With the rise of the gig economy in Singapore, the Government has announced last year during Parliament a new “contribute-as-you-earn” (CAYE) model to help them with their healthcare and retirement needs.
Under this model, freelancers and self-employed persons (SEPs) can make small and regular MediSave contributions, instead of paying bigger lump sums at the end of the year.
This is similar to how employers pay a contribution to their workers’ Central Provident Fund (CPF) accounts alongside their salaries every month, explained Manpower Minister Josephine Teo.
While CPF deductions now stand at 20 per cent, the MediSave contributions for each transaction is still undecided.
The Government is still working on this, along with other implementation issues, as it works toward to pilot the scheme by 2020.
Minister Teo said that this pilot will be rolled out to freelancers hired by the Government, and has no plans as of yet to extend it to the private sector.
CAYE Would Be Beneficial For Those In Private Sector Too
With CAYE, the service buyer (in this case, the Government) hiring the freelancer has to make a contribution to the person’s MediSave account as and when they are paid for their work.
It adds convenience and the self-employed persons don’t have to worry about having to contribute bigger lump sums during ‘dry seasons’.
They also start getting the 4 per cent MediSave account interest earlier.– Josephine Teo, Minister of Manpower
Real estate agents for one, face difficulties in paying the compulsory yearly contributions into their Medisave accounts.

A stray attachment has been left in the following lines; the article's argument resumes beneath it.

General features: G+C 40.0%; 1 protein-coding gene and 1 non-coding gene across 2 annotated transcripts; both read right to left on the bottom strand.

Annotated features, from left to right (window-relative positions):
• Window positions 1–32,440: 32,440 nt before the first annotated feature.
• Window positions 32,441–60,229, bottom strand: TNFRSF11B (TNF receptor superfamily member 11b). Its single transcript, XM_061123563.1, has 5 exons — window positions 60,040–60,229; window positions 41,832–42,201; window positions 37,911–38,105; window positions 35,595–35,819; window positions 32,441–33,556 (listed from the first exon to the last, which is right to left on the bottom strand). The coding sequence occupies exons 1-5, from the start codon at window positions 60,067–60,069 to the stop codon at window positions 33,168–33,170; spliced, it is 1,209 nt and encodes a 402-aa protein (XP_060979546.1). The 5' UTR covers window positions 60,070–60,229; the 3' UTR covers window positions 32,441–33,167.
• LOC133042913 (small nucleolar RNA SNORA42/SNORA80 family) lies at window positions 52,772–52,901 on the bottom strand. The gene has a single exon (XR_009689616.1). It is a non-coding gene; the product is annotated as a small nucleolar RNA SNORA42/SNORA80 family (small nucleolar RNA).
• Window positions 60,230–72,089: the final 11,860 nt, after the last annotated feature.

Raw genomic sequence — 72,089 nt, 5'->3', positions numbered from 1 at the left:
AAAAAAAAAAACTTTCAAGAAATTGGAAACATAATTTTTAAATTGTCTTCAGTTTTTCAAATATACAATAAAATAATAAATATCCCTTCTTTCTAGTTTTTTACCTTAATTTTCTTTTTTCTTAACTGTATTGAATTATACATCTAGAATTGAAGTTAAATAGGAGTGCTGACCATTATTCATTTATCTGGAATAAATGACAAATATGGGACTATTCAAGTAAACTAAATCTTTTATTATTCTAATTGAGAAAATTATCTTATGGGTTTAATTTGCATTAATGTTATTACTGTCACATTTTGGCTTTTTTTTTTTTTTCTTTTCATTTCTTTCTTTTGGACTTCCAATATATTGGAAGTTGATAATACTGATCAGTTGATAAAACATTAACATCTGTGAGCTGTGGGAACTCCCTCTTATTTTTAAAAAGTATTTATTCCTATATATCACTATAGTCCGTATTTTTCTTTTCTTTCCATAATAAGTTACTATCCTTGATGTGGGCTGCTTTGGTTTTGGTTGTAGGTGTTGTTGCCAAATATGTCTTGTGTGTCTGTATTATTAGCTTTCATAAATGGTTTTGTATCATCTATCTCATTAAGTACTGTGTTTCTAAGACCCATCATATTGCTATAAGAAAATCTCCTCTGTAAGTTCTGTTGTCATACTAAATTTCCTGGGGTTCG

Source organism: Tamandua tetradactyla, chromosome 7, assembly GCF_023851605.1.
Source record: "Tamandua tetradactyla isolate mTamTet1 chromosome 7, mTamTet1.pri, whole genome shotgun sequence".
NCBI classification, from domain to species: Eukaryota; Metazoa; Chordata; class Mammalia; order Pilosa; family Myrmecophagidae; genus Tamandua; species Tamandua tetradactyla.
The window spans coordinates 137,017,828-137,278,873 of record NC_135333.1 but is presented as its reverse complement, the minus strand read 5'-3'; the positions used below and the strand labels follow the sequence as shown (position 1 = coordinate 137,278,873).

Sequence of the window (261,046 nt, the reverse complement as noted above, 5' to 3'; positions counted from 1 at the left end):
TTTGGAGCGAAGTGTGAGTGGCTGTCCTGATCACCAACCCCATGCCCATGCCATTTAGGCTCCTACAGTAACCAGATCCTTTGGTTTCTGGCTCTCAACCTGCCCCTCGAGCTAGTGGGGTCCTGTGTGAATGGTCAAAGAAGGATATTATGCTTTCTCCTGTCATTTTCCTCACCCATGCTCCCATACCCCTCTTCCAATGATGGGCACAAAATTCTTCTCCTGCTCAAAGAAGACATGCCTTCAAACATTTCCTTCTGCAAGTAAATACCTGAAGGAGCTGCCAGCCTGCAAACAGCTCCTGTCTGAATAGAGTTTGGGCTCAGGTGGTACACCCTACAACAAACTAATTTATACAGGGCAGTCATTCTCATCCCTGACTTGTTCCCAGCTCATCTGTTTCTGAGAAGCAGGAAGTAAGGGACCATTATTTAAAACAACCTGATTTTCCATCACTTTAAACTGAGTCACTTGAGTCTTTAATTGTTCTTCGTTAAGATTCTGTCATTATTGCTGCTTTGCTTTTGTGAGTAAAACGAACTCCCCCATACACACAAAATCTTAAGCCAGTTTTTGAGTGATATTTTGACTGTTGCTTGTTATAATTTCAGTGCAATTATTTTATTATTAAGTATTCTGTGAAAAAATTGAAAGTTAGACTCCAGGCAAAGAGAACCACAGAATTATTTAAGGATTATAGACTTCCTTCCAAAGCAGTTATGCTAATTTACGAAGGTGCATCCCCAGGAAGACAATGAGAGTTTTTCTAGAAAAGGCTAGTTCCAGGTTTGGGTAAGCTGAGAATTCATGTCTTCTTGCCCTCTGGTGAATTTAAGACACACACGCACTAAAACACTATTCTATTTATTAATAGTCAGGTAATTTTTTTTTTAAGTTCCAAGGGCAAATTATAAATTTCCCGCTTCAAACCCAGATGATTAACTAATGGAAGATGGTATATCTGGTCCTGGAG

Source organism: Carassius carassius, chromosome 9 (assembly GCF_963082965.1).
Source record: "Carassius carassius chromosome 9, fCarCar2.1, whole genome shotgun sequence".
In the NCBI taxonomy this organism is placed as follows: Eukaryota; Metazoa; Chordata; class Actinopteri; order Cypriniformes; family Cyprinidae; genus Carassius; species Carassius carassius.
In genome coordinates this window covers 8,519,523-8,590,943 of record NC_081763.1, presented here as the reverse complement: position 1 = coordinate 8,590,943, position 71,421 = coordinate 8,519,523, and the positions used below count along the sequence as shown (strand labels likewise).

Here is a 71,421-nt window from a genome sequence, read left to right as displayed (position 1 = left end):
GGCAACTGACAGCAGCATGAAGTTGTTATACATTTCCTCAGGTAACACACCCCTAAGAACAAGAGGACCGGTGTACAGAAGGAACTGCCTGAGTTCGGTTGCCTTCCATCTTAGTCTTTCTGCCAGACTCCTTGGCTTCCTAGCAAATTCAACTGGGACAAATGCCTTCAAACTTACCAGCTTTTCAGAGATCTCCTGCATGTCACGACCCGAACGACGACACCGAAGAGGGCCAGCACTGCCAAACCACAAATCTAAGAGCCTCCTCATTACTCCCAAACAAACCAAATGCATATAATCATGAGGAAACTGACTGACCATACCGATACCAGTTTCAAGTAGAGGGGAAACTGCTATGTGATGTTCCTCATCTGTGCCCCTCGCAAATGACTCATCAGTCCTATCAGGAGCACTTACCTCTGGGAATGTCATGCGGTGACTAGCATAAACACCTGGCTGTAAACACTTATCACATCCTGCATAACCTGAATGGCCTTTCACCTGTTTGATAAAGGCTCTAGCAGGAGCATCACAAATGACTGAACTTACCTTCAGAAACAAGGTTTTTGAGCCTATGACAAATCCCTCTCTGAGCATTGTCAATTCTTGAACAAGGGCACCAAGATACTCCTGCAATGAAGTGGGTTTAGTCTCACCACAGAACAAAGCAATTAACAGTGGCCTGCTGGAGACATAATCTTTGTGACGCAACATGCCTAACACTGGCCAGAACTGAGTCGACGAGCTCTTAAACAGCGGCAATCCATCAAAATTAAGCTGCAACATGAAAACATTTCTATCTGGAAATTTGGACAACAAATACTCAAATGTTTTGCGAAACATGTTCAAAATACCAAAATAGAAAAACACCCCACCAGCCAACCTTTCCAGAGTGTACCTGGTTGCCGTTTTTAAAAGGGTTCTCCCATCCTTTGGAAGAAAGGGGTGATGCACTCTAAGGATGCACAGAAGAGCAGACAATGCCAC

Contributions are based on the previous year’s income, and they have raked in lower earnings this year due to the weakening economy.
Moreover, freelance workers usually have no medical benefits and the loss of income could be an added burden.
Minister Teo has noted these concerns but stressed that paying MediSave contributions is an “obligation” for a self-employed person.
If we open this scheme to the private sector and you believe this scheme to be helpful to you, then before the commission is paid out to the agent, at the backend you can calculate what the MediSave contribution should be… and that goes into the (MediSave).
Doing such calculations can be troublesome however. If CAYE opens up to the private sector, they no longer need to constantly calculate and worry about their MediSave contributions.
However, it can also be difficult for those who are just trying to make ends meet yet still have to set aside money for MediSave.
Featured Image Credit: Bloomberg